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Disclaimer: The material provided by Bailey on this web site is designed for educational and entertainment purposes only. The information presented is provided with the understanding that Bailey is not engaged in rendering medical or professional behavioral services. Such information should not be used as a substitute for behavioral advice provided by a qualified canine behavior therapist.

Please remember that Bailey's advice, comments, or opinions are solely Bailey's, and do not necessarily reflect those of the staff here at Pawsitive Training for Better Dogs.

Pawsitive Training for Better Dogs is not responsible for actions taken based on the advice provided herein.

Is My Dog Gay?

Dear Bailey,

We have a one year old Labrador retriever named Jenny. She's wonderful, but we're confused about something she recently did. The last time we took her out to the dog park, she tried to hump another female dog. Does this mean that she's gay?

By the way, Jenny was fixed when she was six-months old.


<name withheld on request>
Los Angeles, California

Bailey's Reply:

Dear Human,

First of all, it's wonderful that you spend time taking Jenny to a dog park!  It's one of my favorite places to go with my human.  I get to play with other dogs, and she gets to socialize with other humans.  I think this is very good for my person.

It's good that Jenny has been fixed.  Dogs that have been fixed tend to live longer, healthier lives.  She also doesn't have to worry about unplanned puppies!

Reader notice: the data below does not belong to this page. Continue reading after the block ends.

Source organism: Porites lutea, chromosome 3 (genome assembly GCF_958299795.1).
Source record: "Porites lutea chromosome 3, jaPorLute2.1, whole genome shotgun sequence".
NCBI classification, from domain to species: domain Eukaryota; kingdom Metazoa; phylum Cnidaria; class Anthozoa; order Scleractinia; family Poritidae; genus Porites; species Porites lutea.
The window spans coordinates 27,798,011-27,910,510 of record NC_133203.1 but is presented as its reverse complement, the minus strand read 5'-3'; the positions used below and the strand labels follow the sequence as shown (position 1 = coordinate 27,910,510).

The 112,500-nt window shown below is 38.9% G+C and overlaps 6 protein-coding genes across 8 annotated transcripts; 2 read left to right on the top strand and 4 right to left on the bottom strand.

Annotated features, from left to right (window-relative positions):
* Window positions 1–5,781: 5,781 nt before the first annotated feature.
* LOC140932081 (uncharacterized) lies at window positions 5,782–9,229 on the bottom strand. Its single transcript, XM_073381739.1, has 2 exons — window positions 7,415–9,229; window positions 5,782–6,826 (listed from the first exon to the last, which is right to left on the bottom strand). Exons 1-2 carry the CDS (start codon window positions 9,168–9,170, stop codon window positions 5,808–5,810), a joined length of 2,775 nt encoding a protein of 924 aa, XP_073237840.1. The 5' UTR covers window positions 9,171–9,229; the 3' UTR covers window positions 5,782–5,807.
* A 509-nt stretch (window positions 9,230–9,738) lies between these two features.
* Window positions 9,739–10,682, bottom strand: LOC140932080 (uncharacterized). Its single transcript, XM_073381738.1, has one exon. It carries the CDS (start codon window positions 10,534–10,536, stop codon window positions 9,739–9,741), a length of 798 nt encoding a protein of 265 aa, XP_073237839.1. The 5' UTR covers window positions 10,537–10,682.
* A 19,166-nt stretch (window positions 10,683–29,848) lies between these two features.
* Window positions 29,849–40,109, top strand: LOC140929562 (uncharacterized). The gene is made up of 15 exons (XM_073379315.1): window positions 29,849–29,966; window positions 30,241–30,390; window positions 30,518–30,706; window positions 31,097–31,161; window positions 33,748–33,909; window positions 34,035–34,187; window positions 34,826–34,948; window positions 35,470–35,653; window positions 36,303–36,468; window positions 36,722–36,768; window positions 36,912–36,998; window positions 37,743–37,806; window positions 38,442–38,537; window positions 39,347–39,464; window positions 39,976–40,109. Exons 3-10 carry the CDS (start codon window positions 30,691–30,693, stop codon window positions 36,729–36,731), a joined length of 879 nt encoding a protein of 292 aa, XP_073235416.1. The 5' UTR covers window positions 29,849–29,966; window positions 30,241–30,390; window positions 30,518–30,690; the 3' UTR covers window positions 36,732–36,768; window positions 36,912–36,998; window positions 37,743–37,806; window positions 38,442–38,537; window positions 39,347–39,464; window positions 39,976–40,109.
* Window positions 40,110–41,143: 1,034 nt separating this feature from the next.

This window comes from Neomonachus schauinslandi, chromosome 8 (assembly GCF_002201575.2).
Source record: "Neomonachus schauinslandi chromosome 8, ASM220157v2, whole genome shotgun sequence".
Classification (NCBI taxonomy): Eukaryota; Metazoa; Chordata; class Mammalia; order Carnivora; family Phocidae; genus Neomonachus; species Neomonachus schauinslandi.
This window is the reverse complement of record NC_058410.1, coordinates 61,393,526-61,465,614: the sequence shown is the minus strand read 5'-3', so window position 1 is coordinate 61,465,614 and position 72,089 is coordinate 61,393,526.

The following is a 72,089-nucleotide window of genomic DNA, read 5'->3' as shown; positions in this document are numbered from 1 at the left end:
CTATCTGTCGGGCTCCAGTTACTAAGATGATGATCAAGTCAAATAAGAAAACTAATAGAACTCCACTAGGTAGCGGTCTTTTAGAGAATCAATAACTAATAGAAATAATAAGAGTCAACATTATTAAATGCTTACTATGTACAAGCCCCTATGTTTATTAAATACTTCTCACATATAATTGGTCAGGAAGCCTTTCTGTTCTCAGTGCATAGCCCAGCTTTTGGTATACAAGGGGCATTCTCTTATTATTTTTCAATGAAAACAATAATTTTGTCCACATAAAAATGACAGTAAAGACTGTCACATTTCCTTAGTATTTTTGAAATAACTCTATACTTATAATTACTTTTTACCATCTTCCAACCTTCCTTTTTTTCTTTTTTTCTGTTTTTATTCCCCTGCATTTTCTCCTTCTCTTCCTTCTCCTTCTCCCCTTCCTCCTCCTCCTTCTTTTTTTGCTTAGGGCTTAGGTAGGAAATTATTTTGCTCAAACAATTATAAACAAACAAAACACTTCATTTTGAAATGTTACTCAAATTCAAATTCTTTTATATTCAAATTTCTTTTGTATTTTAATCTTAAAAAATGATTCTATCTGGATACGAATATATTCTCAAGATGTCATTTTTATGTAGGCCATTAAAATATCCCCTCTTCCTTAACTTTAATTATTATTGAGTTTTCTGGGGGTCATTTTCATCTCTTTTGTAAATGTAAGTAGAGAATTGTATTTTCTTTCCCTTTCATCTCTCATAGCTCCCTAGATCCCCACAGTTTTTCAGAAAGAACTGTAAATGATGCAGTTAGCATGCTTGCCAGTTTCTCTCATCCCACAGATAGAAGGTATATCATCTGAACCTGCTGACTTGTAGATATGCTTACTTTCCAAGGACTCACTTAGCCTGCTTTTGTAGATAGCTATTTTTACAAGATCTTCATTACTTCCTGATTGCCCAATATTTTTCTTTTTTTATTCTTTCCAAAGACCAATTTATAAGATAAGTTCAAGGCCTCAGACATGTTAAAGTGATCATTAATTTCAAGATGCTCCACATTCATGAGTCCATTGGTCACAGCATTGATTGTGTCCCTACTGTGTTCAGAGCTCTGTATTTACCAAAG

“You see, dogs that hump (or mount) other dogs--male or female--are often just trying to assert their position in the pack ranking system.

It isn't always about sex!”

But is she gay?  Nope, I don't think so.  You see, dogs that hump (or mount) other dogs- male or female- are often just trying to assert their position in the pack ranking system.  It isn't always about sex!  Ever heard of someone trying to be “top dog”?  It's true in this case, and quite literally.  If you watch dogs at a dog park, you will see variations of this, such as a dog putting its head on the shoulders of another dog or a dog putting its paw on the shoulders of another dog.  These are ways of one dog telling another “I'm superior to you, just thought you'd like to know!”.  

When dogs get together, they tend to quickly size each other up, and a hierarchy is formed as to who is Alpha, or leader, of the group.  This sizing-up process can be very subtle, such as averting eye contact and lowering of the head (submissive), or obvious, such as mounting (dominant).

When I get over-excited playing, sometimes I can't help but try to mount the most excited dog in the group.  When I do that, my person takes me out of the play session, and asks me to sit for 30 seconds, or until I've calmed down.  Once I am calm, she lets me go back out into the group.  After that, I don't try mounting any other dogs because I don't want to stop playing.

Gotta go chase a squirrel now...


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